anonymous FTP (File Transfer Protocol)
What is anonymous FTP (File Transfer Protocol)?
Anonymous File Transfer Protocol (FTP) is a method that lets users access public files from a remote server or archive site without requiring them to identify themselves to the server or site. The user uses an FTP program or the FTP command interface and enters "anonymous" as their user ID. The password may be furnished by the FTP server or the user may provide their own.
Anonymous FTP is a way for remote users to use an FTP server even if they don't have an assigned user ID and password. It enables unprotected access of selected information about a remote system without entering a password. The information is usually publicly accessible, which means it can be read by anyone who logs into the server. However, the remote site determines what this information would be or how much would be available for general access. The person or organization that owns the information and the remote system must control their information and ensure that only appropriate information is made available for public access.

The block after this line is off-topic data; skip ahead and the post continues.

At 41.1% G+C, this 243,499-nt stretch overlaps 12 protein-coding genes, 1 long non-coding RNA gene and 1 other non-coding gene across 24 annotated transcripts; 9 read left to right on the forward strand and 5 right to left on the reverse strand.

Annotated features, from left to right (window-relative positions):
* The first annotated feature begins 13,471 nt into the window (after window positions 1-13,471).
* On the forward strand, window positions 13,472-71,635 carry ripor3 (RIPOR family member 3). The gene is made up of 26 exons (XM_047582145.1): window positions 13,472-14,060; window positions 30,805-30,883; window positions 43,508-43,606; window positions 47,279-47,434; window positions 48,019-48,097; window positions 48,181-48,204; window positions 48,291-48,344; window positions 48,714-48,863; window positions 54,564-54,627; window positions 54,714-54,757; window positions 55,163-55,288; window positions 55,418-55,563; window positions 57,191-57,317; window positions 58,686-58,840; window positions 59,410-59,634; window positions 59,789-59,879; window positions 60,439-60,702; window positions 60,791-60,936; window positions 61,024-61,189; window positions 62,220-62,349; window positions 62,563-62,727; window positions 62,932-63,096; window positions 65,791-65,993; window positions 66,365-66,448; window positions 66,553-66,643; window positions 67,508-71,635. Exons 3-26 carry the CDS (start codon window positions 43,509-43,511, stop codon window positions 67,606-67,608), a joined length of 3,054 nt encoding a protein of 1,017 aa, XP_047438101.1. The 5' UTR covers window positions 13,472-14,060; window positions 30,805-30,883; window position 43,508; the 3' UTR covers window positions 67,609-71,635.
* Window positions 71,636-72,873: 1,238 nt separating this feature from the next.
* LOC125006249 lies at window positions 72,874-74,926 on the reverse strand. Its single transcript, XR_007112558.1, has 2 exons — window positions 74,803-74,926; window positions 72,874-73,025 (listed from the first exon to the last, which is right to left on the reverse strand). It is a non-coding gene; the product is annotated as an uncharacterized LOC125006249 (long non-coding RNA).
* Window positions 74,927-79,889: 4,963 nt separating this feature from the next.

To access the information, the user logs onto the FTP host server using the user ID anonymous and any password. The user account will typically accept any string as a password, including the user's email address. After they log in, the user will have limited access rights to the files on the server. The server also imposes some operating restrictions so only certain operations are allowed on the anonymous FTP. These include the following:
- logging onto the FTP server;
- listing the contents of or files under a limited number of directories; and
- retrieving files and content from these directories.
To retrieve a file, the user can browse the archives and find what they need, but most users usually know the file pathname and information about the host it belongs to. The pathname specifies the directory and subdirectories that house the file, along with the file name. Anonymous users are usually not allowed to transfer files to the FTP server or archive site.
How do anonymous FTP sessions work?
An anonymous FTP session starts when a user logs into a remote server. To start the session, they will use the ftp command and the hostname/IP. The user could use either of the following commands to access the archive site via FTP: